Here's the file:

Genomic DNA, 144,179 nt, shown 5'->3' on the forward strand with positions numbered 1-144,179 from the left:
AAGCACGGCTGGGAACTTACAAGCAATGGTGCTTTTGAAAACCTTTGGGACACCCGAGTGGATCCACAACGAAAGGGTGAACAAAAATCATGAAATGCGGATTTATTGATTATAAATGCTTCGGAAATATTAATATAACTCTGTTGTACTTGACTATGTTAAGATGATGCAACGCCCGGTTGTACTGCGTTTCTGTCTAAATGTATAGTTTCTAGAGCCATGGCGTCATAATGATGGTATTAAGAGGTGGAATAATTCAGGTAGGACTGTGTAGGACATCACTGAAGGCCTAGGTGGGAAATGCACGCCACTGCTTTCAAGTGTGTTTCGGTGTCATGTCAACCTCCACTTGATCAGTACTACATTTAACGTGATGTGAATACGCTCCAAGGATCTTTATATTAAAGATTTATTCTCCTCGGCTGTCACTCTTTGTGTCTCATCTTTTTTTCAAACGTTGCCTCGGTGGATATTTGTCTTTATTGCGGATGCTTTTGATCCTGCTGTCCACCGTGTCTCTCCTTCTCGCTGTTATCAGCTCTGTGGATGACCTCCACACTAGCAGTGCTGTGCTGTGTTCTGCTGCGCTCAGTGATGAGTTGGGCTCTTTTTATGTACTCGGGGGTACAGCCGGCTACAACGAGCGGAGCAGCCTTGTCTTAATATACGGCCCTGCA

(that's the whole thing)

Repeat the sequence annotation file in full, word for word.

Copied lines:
Genomic DNA, 144,179 nt, shown 5'->3' on the forward strand with positions numbered 1-144,179 from the left:
AAGCACGGCTGGGAACTTACAAGCAATGGTGCTTTTGAAAACCTTTGGGACACCCGAGTGGATCCACAACGAAAGGGTGAACAAAAATCATGAAATGCGGATTTATTGATTATAAATGCTTCGGAAATATTAATATAACTCTGTTGTACTTGACTATGTTAAGATGATGCAACGCCCGGTTGTACTGCGTTTCTGTCTAAATGTATAGTTTCTAGAGCCATGGCGTCATAATGATGGTATTAAGAGGTGGAATAATTCAGGTAGGACTGTGTAGGACATCACTGAAGGCCTAGGTGGGAAATGCACGCCACTGCTTTCAAGTGTGTTTCGGTGTCATGTCAACCTCCACTTGATCAGTACTACATTTAACGTGATGTGAATACGCTCCAAGGATCTTTATATTAAAGATTTATTCTCCTCGGCTGTCACTCTTTGTGTCTCATCTTTTTTTCAAACGTTGCCTCGGTGGATATTTGTCTTTATTGCGGATGCTTTTGATCCTGCTGTCCACCGTGTCTCTCCTTCTCGCTGTTATCAGCTCTGTGGATGACCTCCACACTAGCAGTGCTGTGCTGTGTTCTGCTGCGCTCAGTGATGAGTTGGGCTCTTTTTATGTACTCGGGGGTACAGCCGGCTACAACGAGCGGAGCAGCCTTGTCTTAATATACGGCCCTGCA